The Top 3 Money-Saving Cleaning Must-Haves!

By: Capreek Mar 03, 2011

created at: 03/03/2011

There are a million different cleaning products on the market all vying for a spot in your supply closet, not to mention a chunk of your budget.  But before you bring home the next new wonder spray, consider these three money-saving cleaning must-haves: they're widely available, kid and pet friendly, and cheap, cheap, cheap!  

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The Big Three:


created at: 03/03/2011White Vinegar

This product literally has 1001 uses if not more (there's an entire website dedicated to its awesomeness).  Here are the top five ways to use this cost-saving cleaner in your home.

1. To disinfect hard surfaces, spray with undiluted vinegar (or wipe with a cloth soaked in vinegar), wipe clean.  Great for countertops, door knobs, etc.  Never use on marble!

2. Deodorize and clean a funky-smelling garbage disposal by making vinegar ice cubes.  Just toss a few down the drain and turn the disposal on.  (Make sure you mark which ice cube tray has the vinegar in it!)

3. Add 1 cup vinegar to 1 gallon of warm water for a great disinfecting, grease cutting, deodorizing floor cleaner.

4. Deodorize and clean a toilet bowl by adding 3 cups vinegar.  Let it sit for about 30 minutes, scrub, and flush.

5. Remove mold and mildew by mixing 3 parts vinegar to 2 parts water in a spray bottle.  Apply the mixture to the area and let sit for 30-60 minutes.  Wipe clean with water.

Check out more fantastic ways to use vinegar on VinegarTips.com.

 

created at: 03/03/2011Baking Soda

Baking soda is widely known for its deodorizing powers, but it has many other uses that will help you cut cleaning supply costs while maintaining a fresh-smelling home!

1. A mixture of 3 parts baking soda to 1 part water can be used to polish silver.  Simply rub the mixture on with a soft cloth and rinse with cool water.

2. / 3. Soak smelly sponges in a solution of 4 tablespoons baking soda and 1 quart of warm water.  The soaked sponge can then be used to clean the inside of microwaves.  Zap it for 4 minutes to further disinfect the sponge and/or loosen food particles in the microwave.

4. For an excellent bathroom scrub, make a paste from baking soda, salt, and liquid dish soap.  Let it sit, then scour and wipe clean.

5. Clean painted furniture and walls with a damp sponge sprinkled with baking soda.  Wipe clean with a dry cloth.

Check out more great uses for baking soda on Yahoo and Real Simple.

 

created at: 03/03/2011Lemons

We shared 31 things to do with lemons earlier this week, but their cleaning abilities go beyond that.  Here are five more ways to put this fruit to work.

1. For a fresh-smelling sink, drop a few lemon peels down the garbage disposal.  Let that thing go and you'll soon be in citrus heaven.

2. Polish chrome with a lemon half.  Simply rub on, rinse, and buff with a soft cloth.

3. For copper, brass, and stainless steel, dip a halved lemon in salt or baking soda and rub.  Let sit for 5 minutes, rinse, and polish.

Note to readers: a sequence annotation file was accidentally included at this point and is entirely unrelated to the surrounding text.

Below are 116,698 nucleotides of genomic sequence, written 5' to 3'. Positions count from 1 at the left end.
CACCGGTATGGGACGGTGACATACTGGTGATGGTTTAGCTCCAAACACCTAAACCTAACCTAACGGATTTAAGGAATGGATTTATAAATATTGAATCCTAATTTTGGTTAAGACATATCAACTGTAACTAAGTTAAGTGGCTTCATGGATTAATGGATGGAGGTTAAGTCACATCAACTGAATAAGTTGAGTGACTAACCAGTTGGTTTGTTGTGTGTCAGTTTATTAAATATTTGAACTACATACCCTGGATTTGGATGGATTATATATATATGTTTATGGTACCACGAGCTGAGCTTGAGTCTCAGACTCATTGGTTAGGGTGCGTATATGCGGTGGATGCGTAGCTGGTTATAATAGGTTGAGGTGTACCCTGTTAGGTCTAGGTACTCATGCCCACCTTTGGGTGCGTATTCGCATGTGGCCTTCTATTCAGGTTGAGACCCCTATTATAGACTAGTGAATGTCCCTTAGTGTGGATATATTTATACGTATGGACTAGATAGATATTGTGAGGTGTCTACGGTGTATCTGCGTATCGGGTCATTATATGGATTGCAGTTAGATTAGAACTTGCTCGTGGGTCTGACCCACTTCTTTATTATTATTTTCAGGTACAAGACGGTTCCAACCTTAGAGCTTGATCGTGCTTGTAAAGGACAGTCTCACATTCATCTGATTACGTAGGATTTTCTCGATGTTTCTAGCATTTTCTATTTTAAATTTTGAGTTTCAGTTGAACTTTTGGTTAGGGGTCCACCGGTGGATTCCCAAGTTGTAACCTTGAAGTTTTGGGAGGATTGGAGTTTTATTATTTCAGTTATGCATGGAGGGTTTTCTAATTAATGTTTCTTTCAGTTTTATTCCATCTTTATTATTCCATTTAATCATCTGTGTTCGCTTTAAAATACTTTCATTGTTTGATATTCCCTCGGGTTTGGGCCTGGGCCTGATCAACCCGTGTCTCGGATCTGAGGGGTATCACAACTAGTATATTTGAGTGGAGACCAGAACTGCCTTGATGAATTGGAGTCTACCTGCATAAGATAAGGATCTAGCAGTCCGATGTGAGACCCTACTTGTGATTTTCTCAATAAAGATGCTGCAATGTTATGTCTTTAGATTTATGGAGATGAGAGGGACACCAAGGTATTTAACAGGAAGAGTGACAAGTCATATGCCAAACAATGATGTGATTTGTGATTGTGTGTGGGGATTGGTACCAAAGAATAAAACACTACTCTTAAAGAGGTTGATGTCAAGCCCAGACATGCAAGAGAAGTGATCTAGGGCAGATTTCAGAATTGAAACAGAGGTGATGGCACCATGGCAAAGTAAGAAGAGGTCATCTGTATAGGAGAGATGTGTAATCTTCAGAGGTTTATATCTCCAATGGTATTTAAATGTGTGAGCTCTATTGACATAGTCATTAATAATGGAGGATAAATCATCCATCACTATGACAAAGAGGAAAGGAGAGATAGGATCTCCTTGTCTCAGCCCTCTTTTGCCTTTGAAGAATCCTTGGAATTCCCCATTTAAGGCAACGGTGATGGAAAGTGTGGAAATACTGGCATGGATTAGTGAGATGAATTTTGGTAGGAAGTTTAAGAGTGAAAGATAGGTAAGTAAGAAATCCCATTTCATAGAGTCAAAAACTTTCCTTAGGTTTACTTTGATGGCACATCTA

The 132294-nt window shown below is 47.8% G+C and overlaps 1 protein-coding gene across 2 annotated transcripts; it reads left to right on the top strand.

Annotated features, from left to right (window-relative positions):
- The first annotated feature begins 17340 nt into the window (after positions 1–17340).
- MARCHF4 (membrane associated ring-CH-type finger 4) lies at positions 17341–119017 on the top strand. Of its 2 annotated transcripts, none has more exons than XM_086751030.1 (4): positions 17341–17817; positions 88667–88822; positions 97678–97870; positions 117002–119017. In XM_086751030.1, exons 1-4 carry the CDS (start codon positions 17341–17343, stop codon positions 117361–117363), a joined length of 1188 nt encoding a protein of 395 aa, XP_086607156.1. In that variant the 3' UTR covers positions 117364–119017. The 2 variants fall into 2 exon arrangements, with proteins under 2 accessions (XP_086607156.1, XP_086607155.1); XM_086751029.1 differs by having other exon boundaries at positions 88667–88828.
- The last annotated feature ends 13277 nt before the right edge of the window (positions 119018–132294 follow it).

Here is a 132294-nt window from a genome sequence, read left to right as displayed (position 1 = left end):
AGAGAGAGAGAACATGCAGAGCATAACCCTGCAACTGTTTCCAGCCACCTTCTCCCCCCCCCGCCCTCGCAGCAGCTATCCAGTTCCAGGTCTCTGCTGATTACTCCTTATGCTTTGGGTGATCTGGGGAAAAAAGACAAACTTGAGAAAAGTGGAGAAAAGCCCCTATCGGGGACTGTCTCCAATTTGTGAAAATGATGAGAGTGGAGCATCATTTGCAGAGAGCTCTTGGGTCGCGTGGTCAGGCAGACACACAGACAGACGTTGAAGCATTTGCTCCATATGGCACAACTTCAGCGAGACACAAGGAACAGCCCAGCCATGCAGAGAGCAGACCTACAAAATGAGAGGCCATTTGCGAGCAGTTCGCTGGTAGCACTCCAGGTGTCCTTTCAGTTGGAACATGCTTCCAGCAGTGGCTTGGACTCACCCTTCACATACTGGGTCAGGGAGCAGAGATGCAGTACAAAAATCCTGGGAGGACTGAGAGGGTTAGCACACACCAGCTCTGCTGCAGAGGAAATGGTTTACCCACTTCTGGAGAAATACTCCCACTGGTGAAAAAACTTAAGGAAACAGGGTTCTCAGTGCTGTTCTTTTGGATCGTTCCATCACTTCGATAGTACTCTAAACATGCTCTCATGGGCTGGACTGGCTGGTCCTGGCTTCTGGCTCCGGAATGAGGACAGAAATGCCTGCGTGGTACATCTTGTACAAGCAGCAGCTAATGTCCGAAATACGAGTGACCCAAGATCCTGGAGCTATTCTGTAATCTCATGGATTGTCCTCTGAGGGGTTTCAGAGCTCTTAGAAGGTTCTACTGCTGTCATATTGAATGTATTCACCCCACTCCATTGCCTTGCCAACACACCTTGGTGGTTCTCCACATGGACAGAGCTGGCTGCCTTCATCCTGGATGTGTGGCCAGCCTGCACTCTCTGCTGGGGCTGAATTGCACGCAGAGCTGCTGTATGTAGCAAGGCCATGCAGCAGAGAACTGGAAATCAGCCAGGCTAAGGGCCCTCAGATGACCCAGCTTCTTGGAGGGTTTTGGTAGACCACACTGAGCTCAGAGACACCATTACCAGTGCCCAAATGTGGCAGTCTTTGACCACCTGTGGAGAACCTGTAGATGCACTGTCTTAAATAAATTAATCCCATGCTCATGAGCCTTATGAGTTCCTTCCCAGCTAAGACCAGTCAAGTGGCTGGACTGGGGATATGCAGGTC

4. Disinfect and clean cutting boards by running a lemon half over the surface.  Don't forget to rinse off the juice when you're done.

5. Clean greasy spots in the kitchen by sprinkling them with salt and then rubbing with lemon halves.  Wipe clean and you're done.  (As with vinegar, do not use this method on marble or other surfaces sensitive to acids.)

Check out these other great tips for using lemons in your home.

 

Do you have any money-saving cleaning tips of your own?  Share in the comments!

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Comments

Love all your suggestions and tips, guys!  Keep 'em coming!

Yes to the baking-soda-in-trash cans trick!  That's a good one.  I polish my copper with vinegar and baking soda; sometimes I add some salt for extra abrasive action.  I also make baking soda and water paste to use like Comet-- apply with a toothbrush, let sit, and scrub off.  Baking soda is also really good for <a href="http://growandmake.com/oven-cleaning-tips">oven cleaning</a>.

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What great alternatives.

I put a half cup of viniger in my wash, it helps things stay colorfast and cuts all kinds of smells. I also mixed a soulation of viniger and water and added it into bottel that came on the thrifted wet swifter that I thrifted, with the edition of clothes made of handi wipes, I have cut my swifer use to pennies, have a clean floor and don't add to harming the environment.

I use lemon halves on my elbows and heels to soften and brighten hard skin followed by a nice rince and lotion, it really does the trick. My mother rinsed my hair with a diluted lemon and water to brighten it and she used apple cider vineger on hers to bring out the red highlights.

I sprinkel baking powder in my cat litter boxes, in smelly shoes and anywhere I need to freshen including the bottom of trash cans under the bags.

Lots of uses and lots of savings. EJ

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